Weekly Safety Meeting – Safe Winter Driving

Safe Winter Driving

Driving conditions in the winter months can be full of treacherous hazards including, winter ice, poor visibility, strong winds, snow, rain, and more, especially in northern regions that get a lot of snow and ice. Additional preparations can help make a trip safer or help motorists deal with an emergency.

Perhaps the deadliest danger of all is “black ice.” Black ice forms on a roadway, usually due to snow melting and re-freezing. Since it is almost invisible, drivers fail to recognize black ice conditions and may drive at normal speeds–often resulting in very serious accidents. Always be alert to the possibility of black ice when temperatures are near or below freezing. Pavement that looks dry but may be darker in color and dull-looking should alert you to the presence of black ice.

Regardless of your driving skill or vehicle preparation, there are some winter conditions that can’t be conquered. But these tips may help prevent snowy and icy roads from ruining your day.

Tips you should remember for driving safely in winter:

  • Allow enough time to get to your destination. Rushing in difficult driving conditions can lead to an accident. Turn your radio on to listen to the road report and weather forecast. Leave a few minutes earlier in the morning and allow plenty of time to get to work. Buckle up your seat belt or safety restraint before you start driving.

  • Stay alert. Don’t drive when you are under the influence of alcohol, drugs, or certain medications. Read the labels of prescription drugs and over-the-counter medicines to determine if they can cause drowsiness. Driving demands your full attention.

  • Stay calm. Sometimes other drivers will become frustrated with slow-moving traffic. Keep your temper and don’t let other drivers aggravate you. Maintain a safe speed and drive defensively.

  • Keep a safe distance between you and other vehicles. The “two second rule” works well on dry roads and in ideal conditions, but in winter you should extend it to four seconds. Watch the vehicle directly ahead of you. As it passes a stationary object start counting – “one thousand and one”, “one thousand and two”, and so on. Your vehicle should not pass the same object until you say “four.”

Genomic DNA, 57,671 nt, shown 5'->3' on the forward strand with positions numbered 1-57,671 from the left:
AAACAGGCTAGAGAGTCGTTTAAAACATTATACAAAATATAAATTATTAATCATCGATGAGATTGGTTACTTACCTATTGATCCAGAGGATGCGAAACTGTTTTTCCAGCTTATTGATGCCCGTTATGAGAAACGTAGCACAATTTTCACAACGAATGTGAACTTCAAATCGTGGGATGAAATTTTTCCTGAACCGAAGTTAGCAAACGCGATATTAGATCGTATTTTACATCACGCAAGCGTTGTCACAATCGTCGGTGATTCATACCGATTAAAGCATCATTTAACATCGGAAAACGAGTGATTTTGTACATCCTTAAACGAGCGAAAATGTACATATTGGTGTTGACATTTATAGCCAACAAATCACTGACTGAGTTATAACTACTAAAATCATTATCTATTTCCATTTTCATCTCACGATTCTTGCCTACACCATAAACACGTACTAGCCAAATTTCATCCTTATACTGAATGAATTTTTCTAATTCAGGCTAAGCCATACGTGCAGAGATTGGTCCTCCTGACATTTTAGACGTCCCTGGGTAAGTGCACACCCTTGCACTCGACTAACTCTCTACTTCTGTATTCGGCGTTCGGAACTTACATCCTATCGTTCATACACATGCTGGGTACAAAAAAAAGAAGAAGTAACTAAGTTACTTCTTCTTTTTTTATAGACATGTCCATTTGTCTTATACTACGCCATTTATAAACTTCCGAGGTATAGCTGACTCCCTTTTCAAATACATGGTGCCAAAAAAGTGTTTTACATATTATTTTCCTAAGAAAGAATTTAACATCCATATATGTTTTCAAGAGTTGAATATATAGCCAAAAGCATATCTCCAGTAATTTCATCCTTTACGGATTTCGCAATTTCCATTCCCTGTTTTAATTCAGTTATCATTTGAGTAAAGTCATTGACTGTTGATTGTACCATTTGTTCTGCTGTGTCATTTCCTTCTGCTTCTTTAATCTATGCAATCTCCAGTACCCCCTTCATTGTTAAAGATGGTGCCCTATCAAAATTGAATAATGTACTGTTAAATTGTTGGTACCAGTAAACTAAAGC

• Keep your car well-maintained and in good working order. This includes having good tread on your tires, the engine tuned-up for winter, and all lights functioning properly. In colder climates, you may need to add anti-freeze to the radiator. In some areas, gasoline antifreeze may be required.

  • Clean your windows and headlights frequently. Keep your windshield washer fluid topped up. Good visibility is essential to safe driving. Clean your windows and headlights of ice or snow before starting out and repeat frequently throughout your trip.

  • Drive appropriately for the road conditions. The posted speed limit may be too fast under winter conditions. Driving on a wet road can cause hydroplaning as a thin barrier of water builds up between your tires and the road surface, causing your vehicle to slip. If you begin to lose control of your steering, take your foot off the gas.

  • Stay with your vehicle if it breaks down. Put on your emergency flashers and wait for assistance. Carry a sign for your window asking other motorists to tell the police you need help.

  • Wait out bad weather. Strong icy winds in combination with snow or dust can make it impossible to see where you are driving–or walking. Under these conditions it is usually safest to stay with your vehicle and wait out the storm.

  • Plan your moves carefully. In slippery conditions, never jam on your brakes in a panic stop. You will most likely skid and lose control of the vehicle. Instead, pump your brakes gently a few times.

  • Avoid driving through deep puddles, especially at high speeds. The water can make your brakes less effective and, if deep enough, can cause serious engine damage. If you must drive through water and you are not sure about the depth, slow right down and cautiously inch forward until you are certain it is safe.

  • Quit driving when you begin to feel sleepy. If you have a long distance to drive, take frequent short breaks for fresh air and a walk around the vehicle.

Many accidents could be avoided if you take time to learn and practice these tips for driving safely during snowy and icy conditions:

Ice and Snow…Take it Slow!! 


Download flyer: SMOTW_445_Safe Winter Driving.pdf (115.43 kb)

Download Spanish flyer: SMOTW_445_Safe_Winter_Driving_esp.pdf (116.59 kb)

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